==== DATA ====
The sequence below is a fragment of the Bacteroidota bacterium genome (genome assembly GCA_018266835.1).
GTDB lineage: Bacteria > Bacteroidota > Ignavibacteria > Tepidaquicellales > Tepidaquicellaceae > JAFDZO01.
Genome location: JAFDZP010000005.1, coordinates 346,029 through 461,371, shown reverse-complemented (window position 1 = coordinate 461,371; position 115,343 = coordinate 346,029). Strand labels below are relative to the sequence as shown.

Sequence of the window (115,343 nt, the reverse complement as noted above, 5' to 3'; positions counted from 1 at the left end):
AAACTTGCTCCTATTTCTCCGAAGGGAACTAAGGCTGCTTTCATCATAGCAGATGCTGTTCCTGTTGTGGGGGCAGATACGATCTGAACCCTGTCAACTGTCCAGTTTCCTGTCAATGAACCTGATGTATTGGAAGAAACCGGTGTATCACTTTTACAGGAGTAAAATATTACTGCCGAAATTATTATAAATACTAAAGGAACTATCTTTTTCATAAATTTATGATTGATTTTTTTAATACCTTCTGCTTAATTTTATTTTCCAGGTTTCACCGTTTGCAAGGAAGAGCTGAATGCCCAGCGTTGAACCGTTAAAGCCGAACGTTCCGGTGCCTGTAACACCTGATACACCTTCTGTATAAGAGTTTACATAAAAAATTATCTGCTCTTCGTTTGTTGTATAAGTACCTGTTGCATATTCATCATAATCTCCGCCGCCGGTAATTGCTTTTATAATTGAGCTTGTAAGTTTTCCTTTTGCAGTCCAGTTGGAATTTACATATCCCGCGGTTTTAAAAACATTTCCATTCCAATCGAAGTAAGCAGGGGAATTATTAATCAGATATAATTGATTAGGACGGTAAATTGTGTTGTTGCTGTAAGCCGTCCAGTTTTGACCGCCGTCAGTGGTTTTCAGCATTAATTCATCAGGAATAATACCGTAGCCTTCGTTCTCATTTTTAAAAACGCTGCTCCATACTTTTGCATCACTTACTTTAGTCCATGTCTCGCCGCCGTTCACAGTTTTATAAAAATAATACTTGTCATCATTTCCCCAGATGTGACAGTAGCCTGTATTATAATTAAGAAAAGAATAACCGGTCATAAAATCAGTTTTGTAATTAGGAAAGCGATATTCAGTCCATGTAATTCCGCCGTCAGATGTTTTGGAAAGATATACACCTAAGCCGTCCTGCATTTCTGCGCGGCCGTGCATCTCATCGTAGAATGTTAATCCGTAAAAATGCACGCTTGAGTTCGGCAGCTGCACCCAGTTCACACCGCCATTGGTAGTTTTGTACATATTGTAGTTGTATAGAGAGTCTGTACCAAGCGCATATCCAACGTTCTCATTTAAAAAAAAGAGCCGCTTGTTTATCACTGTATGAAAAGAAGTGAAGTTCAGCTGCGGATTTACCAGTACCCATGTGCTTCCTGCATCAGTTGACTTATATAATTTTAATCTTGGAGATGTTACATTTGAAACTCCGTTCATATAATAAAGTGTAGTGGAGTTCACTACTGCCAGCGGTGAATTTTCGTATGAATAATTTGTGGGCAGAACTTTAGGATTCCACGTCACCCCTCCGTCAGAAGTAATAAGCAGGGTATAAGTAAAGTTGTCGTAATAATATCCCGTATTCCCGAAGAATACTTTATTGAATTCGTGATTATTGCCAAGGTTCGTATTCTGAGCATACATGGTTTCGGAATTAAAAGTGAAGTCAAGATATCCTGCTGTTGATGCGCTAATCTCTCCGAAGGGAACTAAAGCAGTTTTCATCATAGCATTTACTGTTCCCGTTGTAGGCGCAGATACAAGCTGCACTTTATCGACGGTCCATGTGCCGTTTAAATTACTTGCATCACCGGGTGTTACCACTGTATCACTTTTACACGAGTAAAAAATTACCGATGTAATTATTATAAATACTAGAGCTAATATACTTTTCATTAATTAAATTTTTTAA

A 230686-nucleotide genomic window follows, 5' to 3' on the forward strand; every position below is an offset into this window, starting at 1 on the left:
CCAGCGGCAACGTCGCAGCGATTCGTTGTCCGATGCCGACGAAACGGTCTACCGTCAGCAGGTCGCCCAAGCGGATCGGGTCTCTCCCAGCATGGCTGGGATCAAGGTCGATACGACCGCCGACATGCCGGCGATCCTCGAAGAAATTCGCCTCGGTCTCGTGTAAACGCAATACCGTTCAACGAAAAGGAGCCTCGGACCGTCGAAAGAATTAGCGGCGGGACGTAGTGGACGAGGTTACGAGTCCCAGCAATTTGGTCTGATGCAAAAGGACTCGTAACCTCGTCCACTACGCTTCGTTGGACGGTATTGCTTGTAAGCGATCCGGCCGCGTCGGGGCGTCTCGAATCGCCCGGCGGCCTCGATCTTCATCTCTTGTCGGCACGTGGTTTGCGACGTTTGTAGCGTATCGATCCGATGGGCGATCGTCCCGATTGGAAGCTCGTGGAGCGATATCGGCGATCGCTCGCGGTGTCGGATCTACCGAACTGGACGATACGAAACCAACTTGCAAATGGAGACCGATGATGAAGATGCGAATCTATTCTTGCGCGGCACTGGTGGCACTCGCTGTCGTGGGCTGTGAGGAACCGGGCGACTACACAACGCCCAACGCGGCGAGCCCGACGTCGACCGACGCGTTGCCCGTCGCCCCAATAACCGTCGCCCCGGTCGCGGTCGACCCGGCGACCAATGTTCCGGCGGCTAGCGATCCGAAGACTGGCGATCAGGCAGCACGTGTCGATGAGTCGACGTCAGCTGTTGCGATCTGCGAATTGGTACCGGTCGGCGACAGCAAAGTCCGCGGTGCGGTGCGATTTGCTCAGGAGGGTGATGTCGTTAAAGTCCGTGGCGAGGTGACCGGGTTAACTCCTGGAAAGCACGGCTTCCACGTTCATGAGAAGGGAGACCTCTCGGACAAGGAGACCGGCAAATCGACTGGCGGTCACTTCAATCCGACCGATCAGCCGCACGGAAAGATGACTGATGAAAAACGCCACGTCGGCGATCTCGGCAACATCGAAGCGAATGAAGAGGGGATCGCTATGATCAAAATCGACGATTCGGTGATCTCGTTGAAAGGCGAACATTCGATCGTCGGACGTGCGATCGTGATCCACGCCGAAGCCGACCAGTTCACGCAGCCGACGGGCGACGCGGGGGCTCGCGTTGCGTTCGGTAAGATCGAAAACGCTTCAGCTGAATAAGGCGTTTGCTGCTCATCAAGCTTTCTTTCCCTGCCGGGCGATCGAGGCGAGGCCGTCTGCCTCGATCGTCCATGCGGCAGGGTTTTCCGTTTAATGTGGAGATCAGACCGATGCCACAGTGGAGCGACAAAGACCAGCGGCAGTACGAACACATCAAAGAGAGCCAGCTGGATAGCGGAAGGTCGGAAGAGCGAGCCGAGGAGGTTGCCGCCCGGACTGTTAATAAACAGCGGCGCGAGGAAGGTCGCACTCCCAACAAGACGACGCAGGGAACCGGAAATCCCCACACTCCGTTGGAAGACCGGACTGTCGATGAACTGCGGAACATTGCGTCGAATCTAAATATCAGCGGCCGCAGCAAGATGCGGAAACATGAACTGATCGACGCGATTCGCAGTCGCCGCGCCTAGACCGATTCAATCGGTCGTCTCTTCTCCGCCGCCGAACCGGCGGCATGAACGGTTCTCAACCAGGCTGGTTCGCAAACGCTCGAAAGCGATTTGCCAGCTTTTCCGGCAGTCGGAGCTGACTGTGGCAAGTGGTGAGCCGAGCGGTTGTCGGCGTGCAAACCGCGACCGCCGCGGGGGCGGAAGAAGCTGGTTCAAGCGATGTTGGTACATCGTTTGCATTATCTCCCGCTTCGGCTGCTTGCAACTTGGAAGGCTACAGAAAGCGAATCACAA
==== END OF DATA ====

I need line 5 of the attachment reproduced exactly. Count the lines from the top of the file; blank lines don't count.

AAACTTGCTCCTATTTCTCCGAAGGGAACTAAGGCTGCTTTCATCATAGCAGATGCTGTTCCTGTTGTGGGGGCAGATACGATCTGAACCCTGTCAACTGTCCAGTTTCCTGTCAATGAACCTGATGTATTGGAAGAAACCGGTGTATCACTTTTACAGGAGTAAAATATTACTGCCGAAATTATTATAAATACTAAAGGAACTATCTTTTTCATAAATTTATGATTGATTTTTTTAATACCTTCTGCTTAATTTTATTTTCCAGGTTTCACCGTTTGCAAGGAAGAGCTGAATGCCCAGCGTTGAACCGTTAAAGCCGAACGTTCCGGTGCCTGTAACACCTGATACACCTTCTGTATAAGAGTTTACATAAAAAATTATCTGCTCTTCGTTTGTTGTATAAGTACCTGTTGCATATTCATCATAATCTCCGCCGCCGGTAATTGCTTTTATAATTGAGCTTGTAAGTTTTCCTTTTGCAGTCCAGTTGGAATTTACATATCCCGCGGTTTTAAAAACATTTCCATTCCAATCGAAGTAAGCAGGGGAATTATTAATCAGATATAATTGATTAGGACGGTAAATTGTGTTGTTGCTGTAAGCCGTCCAGTTTTGACCGCCGTCAGTGGTTTTCAGCATTAATTCATCAGGAATAATACCGTAGCCTTCGTTCTCATTTTTAAAAACGCTGCTCCATACTTTTGCATCACTTACTTTAGTCCATGTCTCGCCGCCGTTCACAGTTTTATAAAAATAATACTTGTCATCATTTCCCCAGATGTGACAGTAGCCTGTATTATAATTAAGAAAAGAATAACCGGTCATAAAATCAGTTTTGTAATTAGGAAAGCGATATTCAGTCCATGTAATTCCGCCGTCAGATGTTTTGGAAAGATATACACCTAAGCCGTCCTGCATTTCTGCGCGGCCGTGCATCTCATCGTAGAATGTTAATCCGTAAAAATGCACGCTTGAGTTCGGCAGCTGCACCCAGTTCACACCGCCATTGGTAGTTTTGTACATATTGTAGTTGTATAGAGAGTCTGTACCAAGCGCATATCCAACGTTCTCATTTAAAAAAAAGAGCCGCTTGTTTATCACTGTATGAAAAGAAGTGAAGTTCAGCTGCGGATTTACCAGTACCCATGTGCTTCCTGCATCAGTTGACTTATATAATTTTAATCTTGGAGATGTTACATTTGAAACTCCGTTCATATAATAAAGTGTAGTGGAGTTCACTACTGCCAGCGGTGAATTTTCGTATGAATAATTTGTGGGCAGAACTTTAGGATTCCACGTCACCCCTCCGTCAGAAGTAATAAGCAGGGTATAAGTAAAGTTGTCGTAATAATATCCCGTATTCCCGAAGAATACTTTATTGAATTCGTGATTATTGCCAAGGTTCGTATTCTGAGCATACATGGTTTCGGAATTAAAAGTGAAGTCAAGATATCCTGCTGTTGATGCGCTAATCTCTCCGAAGGGAACTAAAGCAGTTTTCATCATAGCATTTACTGTTCCCGTTGTAGGCGCAGATACAAGCTGCACTTTATCGACGGTCCATGTGCCGTTTAAATTACTTGCATCACCGGGTGTTACCACTGTATCACTTTTACACGAGTAAAAAATTACCGATGTAATTATTATAAATACTAGAGCTAATATACTTTTCATTAATTAAATTTTTTAA